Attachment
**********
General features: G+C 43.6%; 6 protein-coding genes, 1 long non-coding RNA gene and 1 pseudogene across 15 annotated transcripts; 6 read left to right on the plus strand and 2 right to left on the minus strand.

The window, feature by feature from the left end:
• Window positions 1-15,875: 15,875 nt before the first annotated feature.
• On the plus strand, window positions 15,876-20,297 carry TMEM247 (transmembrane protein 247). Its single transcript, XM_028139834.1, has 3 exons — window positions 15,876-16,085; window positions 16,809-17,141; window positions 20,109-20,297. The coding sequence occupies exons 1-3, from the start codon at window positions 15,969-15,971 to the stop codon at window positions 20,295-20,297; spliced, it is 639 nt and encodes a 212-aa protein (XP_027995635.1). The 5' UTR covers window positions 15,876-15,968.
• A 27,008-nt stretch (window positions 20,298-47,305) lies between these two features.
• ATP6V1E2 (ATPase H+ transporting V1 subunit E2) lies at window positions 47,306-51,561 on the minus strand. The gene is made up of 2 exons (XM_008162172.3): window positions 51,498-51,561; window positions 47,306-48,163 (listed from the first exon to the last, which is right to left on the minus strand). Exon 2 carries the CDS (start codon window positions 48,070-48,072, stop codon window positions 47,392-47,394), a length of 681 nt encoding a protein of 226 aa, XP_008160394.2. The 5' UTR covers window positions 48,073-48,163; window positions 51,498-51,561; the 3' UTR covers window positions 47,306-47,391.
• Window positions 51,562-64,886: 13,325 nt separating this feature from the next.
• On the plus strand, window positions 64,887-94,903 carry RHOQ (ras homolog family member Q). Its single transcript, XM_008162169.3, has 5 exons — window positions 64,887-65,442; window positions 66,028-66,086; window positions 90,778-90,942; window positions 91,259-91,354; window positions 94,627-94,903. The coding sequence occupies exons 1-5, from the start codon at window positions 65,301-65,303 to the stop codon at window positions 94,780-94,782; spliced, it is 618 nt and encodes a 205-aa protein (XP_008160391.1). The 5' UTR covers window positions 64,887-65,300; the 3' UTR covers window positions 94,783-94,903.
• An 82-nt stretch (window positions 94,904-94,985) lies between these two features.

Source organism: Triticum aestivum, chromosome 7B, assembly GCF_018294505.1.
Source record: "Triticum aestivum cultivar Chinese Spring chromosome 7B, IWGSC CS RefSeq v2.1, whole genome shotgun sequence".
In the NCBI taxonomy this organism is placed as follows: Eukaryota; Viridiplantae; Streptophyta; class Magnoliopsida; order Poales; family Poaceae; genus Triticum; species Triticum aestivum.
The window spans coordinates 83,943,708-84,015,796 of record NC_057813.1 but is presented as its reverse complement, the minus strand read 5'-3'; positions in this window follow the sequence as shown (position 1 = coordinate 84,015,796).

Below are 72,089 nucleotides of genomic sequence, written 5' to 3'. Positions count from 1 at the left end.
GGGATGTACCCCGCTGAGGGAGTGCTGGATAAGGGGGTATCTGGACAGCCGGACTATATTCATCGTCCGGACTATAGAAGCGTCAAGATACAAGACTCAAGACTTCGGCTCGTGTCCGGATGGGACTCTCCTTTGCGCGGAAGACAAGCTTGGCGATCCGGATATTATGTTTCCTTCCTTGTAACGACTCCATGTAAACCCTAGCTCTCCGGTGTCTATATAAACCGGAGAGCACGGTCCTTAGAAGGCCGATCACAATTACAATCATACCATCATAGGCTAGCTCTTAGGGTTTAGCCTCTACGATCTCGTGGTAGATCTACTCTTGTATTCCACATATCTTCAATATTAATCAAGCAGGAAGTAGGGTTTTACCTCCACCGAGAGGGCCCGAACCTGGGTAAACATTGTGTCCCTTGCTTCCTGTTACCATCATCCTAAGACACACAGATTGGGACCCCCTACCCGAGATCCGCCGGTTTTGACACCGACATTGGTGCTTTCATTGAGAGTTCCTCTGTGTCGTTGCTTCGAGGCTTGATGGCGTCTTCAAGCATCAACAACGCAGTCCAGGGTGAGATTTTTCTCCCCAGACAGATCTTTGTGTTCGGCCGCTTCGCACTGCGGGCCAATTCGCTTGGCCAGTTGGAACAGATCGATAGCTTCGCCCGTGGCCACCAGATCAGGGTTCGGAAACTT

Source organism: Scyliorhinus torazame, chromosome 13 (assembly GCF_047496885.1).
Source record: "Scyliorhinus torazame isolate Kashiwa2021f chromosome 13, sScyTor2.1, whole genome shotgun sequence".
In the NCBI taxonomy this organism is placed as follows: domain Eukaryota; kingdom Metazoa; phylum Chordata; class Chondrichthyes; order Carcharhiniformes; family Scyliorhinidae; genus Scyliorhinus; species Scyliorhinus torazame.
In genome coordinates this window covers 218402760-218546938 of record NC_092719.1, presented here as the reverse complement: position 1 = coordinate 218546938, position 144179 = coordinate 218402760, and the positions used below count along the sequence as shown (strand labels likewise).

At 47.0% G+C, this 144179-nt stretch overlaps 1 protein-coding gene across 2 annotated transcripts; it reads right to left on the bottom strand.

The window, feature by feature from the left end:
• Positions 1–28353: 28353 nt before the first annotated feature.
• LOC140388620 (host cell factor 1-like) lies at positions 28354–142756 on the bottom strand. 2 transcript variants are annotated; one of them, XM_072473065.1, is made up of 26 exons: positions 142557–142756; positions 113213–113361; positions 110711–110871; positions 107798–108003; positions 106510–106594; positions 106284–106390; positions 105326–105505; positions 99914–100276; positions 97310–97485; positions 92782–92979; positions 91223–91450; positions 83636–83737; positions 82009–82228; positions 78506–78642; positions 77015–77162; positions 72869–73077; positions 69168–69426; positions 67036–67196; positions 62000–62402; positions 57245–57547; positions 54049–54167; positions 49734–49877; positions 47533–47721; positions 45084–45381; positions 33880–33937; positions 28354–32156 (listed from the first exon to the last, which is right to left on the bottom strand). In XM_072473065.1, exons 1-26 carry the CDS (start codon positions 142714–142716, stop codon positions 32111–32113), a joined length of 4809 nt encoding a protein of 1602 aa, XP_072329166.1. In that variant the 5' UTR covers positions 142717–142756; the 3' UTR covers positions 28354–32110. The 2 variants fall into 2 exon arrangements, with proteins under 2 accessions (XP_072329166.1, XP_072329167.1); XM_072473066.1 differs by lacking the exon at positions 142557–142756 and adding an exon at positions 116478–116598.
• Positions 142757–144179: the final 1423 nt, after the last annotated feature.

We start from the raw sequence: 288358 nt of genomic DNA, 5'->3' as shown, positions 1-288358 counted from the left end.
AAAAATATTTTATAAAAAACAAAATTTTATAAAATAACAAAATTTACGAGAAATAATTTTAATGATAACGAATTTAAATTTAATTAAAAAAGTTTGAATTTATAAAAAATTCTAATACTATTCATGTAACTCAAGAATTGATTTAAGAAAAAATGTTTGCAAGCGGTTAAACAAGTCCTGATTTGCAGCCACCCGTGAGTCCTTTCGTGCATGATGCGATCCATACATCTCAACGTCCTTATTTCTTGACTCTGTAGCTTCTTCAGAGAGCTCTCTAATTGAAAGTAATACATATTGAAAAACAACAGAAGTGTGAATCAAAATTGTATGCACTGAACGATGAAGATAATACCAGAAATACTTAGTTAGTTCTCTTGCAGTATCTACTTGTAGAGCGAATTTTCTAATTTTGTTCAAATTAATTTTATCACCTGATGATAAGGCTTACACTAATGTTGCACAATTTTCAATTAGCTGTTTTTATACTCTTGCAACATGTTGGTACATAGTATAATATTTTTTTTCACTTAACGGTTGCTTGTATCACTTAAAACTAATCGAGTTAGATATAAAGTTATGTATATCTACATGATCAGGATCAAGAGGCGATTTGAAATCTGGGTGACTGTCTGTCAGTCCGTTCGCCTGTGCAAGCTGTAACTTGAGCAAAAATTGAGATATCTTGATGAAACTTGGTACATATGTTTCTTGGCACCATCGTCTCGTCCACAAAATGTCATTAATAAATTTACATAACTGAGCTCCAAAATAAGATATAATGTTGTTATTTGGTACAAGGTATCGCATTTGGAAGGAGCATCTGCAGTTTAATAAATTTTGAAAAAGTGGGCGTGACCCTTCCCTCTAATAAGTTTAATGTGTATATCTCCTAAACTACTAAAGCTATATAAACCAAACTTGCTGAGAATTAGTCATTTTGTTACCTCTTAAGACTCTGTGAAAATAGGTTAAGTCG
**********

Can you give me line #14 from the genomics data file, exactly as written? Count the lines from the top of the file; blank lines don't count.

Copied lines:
Below are 72,089 nucleotides of genomic sequence, written 5' to 3'. Positions count from 1 at the left end.